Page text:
A poetics of displacement

By John Kinsella



  • eBook

Book Information

  • Format: Hardcover
  • ISBN: 978-1-5261-1334-4
  • Pages: 448
  • Publisher: Manchester University Press
  • Price: £95.00
  • Published Date: January 2017
  • BIC Category: LITERARY CRITICISM / Poetry, Literary studies: poetry & poets, Literature & literary studies / Literary studies: poetry & poets
  • Series: Angelaki Humanities


This book is concerned with the complexities of defining 'place', of observing and 'seeing' place, and how we might write a poetics of place. From Kathy Acker to indigenous Australian poet Jack Davis, the book touches on other writers and theorists, but in essence is a hands-on 'praxis' book of poetic practice. The work extends John Kinsella's theory of 'international regionalism' and posits new ways of reading the relationship between place and individual, between individual and the natural environment, and how place occupies the person as much as the person occupies place. It provides alternative readings of writers through place and space, especially Australian writers, but also non-Australian. Further, close consideration is given to being of 'famine-migrant' Irish heritage and the complexities of 'returning'. A close-up examination of 'belonging' and exclusion is made on a day-to-day basis. The book offers an approach to creating poems and literary texts constituted by experiencing multiple places, developing a model of polyvalent belonging known as 'polysituatedness'. It works as a companion volume to Kinsella's earlier Manchester University Press critical work, Disclosed Poetics: Beyond Landscape to Lyricism.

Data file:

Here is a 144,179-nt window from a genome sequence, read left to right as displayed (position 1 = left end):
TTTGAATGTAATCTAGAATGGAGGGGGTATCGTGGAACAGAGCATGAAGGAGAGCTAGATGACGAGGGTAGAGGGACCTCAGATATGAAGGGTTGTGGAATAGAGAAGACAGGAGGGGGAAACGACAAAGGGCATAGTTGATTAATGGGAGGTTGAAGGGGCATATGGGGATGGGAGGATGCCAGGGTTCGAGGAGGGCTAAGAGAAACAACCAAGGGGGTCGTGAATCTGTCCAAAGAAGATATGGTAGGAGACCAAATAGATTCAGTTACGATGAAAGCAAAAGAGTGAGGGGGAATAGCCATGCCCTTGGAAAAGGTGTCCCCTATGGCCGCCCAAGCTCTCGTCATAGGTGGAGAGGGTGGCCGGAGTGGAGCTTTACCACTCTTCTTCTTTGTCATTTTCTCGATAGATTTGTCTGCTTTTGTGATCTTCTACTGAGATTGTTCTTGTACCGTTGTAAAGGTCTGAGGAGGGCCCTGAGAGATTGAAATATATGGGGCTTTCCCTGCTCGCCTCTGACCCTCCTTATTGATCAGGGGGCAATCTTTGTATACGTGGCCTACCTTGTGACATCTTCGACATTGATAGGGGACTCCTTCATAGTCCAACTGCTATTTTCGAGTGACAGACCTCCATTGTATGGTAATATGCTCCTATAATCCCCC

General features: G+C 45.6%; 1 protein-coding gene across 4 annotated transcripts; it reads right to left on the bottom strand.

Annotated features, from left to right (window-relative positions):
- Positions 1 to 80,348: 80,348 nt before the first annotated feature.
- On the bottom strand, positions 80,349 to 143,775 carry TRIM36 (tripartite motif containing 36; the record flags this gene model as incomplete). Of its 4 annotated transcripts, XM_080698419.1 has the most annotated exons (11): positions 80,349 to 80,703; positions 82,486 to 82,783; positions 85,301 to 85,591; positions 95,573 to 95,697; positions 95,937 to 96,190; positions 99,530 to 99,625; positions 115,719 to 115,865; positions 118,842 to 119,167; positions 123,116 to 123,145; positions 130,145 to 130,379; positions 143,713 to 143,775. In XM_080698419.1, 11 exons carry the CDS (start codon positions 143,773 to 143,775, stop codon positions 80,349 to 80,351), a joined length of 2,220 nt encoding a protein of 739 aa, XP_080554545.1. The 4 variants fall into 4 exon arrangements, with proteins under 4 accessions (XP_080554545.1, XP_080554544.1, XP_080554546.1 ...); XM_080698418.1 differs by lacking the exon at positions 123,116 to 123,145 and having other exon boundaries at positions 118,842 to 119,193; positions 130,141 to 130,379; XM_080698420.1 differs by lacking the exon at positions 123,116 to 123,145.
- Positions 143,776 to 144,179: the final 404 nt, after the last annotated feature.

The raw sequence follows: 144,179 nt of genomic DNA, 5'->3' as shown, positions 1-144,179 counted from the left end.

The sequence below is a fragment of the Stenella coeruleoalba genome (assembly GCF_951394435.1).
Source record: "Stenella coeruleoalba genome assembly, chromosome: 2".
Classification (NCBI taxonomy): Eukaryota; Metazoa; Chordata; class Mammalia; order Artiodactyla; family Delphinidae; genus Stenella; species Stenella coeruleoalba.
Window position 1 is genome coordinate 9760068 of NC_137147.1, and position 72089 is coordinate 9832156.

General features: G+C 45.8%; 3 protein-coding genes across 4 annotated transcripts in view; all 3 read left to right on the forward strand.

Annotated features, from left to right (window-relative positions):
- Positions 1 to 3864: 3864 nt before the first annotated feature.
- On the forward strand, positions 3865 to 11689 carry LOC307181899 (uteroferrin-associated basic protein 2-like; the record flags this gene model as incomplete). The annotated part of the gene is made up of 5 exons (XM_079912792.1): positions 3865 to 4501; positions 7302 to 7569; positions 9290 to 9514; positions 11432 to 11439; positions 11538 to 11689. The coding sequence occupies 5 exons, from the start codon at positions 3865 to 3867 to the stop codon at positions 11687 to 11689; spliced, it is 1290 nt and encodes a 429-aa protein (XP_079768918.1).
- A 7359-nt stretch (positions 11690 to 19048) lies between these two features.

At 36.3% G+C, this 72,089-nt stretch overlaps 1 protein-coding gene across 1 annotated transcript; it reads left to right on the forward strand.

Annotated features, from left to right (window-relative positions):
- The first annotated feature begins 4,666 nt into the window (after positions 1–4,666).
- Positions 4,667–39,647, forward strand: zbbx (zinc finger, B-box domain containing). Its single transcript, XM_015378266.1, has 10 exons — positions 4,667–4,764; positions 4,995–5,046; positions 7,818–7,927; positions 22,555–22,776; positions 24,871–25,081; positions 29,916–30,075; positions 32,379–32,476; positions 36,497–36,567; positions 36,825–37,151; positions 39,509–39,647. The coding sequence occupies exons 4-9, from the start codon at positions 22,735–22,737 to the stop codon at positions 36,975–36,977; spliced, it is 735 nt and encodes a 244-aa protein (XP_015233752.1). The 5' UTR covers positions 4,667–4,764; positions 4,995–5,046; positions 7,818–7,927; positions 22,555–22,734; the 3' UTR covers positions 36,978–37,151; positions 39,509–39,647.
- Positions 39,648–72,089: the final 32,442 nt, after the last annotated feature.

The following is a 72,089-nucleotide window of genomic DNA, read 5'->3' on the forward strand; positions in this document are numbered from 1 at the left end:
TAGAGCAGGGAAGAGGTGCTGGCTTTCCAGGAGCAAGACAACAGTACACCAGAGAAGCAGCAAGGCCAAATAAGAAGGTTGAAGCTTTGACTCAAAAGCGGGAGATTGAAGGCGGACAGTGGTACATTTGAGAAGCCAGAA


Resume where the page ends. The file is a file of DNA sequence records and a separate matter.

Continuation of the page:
'The collection of critical essays, journal entries and poems, concerned with the complexities of defining 'place', ways of seeing and a poetics of place, explores his praxis in Jam Tree Gully, near Western Australian wheatbelt, the Mizen head peninsula, west Cork, and at Churchill College, Cambridge. He argues that one's place-identification is polyvalent and that place is a paradoxical condition of presence in recognition that individuals occupy many spaces at once and that no place is isolated from others. His engagement with displacement, the politics of making poems out of place, migration, and concern with animal, land and human rights radically challenges and offers a feast for the reader.'
Tears in the fence Issue 66


John Kinsella is Professor of Literature and Sustainability at Curtin University and a Fellow of Churchill College, Cambridge University


Preface / synopsis
1. On place itself
2. Where we are
3. Displaced acts of writing
4. Sublimated displacements in read texts
5. Emplacement
6. Weirding place / Antibucolic
7. Appendices

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